Positive and Suspicious Findings in Clinical CT Lung Cancer Screening

Clinical outcomes data help to improve CT lung cancer screening algorithms in the future. To report the results of a clinical CT lung cancer screening program’s positive and suspicious findings.

Researchers looked back at the findings of patients who had lung cancer screening at the institution from January 1, 2012, to December 31, 2018, with follow-up until December 31, 2019. They used Lung-RADS® v1.1 to re-score all of the exams. Positive, probably benign, and suspicious exam rates, frequency/nature of care escalation, and lung cancer detection rates after a positive, likely benign, and questionable exam result were all evaluated. They assessed the amount of time it would take to determine if a worrisome exam was cancerous or benign. They used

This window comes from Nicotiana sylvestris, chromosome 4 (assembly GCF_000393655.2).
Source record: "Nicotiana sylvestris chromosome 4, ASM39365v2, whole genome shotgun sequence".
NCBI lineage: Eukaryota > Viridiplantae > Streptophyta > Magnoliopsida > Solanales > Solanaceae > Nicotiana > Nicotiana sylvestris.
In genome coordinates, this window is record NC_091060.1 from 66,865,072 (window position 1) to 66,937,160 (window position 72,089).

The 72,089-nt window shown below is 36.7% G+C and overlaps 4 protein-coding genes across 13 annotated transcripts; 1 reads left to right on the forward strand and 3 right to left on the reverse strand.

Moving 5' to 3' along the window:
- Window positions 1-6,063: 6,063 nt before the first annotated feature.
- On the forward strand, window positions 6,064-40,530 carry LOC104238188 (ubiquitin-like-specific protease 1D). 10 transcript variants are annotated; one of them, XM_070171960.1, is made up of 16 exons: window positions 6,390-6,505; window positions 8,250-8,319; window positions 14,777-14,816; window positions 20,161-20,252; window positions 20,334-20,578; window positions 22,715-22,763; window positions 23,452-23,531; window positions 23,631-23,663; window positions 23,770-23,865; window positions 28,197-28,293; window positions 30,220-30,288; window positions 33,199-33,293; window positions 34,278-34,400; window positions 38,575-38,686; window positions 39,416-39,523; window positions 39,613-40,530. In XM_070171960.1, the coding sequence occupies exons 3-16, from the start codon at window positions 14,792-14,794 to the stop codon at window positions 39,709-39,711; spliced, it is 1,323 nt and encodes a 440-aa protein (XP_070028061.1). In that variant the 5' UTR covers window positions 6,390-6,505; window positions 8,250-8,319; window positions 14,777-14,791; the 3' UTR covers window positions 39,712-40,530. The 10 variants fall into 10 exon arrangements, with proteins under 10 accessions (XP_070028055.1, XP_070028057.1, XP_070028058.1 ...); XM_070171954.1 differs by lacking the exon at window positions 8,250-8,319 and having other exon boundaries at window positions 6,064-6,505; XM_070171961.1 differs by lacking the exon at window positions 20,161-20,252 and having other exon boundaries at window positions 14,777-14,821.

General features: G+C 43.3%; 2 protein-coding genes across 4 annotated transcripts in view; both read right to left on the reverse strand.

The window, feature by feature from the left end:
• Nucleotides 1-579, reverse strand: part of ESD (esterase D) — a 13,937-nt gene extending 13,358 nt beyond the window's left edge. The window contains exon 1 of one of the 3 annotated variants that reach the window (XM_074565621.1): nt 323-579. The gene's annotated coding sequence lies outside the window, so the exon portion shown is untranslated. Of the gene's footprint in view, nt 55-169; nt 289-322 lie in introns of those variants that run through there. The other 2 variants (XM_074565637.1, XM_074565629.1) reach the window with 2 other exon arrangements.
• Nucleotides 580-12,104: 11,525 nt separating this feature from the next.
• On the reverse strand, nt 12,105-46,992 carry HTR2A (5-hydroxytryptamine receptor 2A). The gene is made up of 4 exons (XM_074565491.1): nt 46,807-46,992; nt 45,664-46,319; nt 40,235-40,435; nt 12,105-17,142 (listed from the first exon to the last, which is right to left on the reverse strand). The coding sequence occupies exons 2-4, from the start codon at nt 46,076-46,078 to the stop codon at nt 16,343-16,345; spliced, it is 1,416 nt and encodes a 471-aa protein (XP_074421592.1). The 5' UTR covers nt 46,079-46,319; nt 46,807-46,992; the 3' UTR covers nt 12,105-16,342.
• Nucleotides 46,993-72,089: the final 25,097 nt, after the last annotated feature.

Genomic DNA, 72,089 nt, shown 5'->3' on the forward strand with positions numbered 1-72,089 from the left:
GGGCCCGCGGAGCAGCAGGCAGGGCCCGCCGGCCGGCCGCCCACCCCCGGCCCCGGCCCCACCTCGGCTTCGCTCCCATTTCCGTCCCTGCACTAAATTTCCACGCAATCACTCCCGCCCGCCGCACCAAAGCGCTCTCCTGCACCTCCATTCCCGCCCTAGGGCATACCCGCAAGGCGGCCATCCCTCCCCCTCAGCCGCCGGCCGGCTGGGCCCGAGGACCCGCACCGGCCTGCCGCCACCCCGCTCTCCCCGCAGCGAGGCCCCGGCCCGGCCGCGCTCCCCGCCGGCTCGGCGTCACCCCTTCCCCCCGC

Subcategories, reasons for positive/suspicious classification, and screening round to break down the results. 10,897 examinations were administered to 4,301 patients throughout the study. At baseline screening, the number of positive (13.9%), suspicious (5.5%), and significant incidental (6.4%) discoveries were significantly greater. Cancer detection and false-positive rates at baseline were 2.0% and 12.3%, respectively, compared to 1.3% and 5.1% in subsequent screening rounds. The only likely benign abnormalities resulting in lung cancer identification within 12 months were solid baseline nodule(s) 6 to <8 mm. The only Lung-RADS® 4A findings that fell within the Lung-RADS® anticipated cancer detection range of 5-15% were new solid nodules 6 to <8 mm (12.8%). Within three months, 38.5% of Lung-RADS® 4A tumors were diagnosed. It appears that the definition of positive and worrisome lung cancer screening findings and the indicated workup should be changed. 

Reference: www.atsjournals.org/doi/abs/10.1513/AnnalsATS.202106-733OC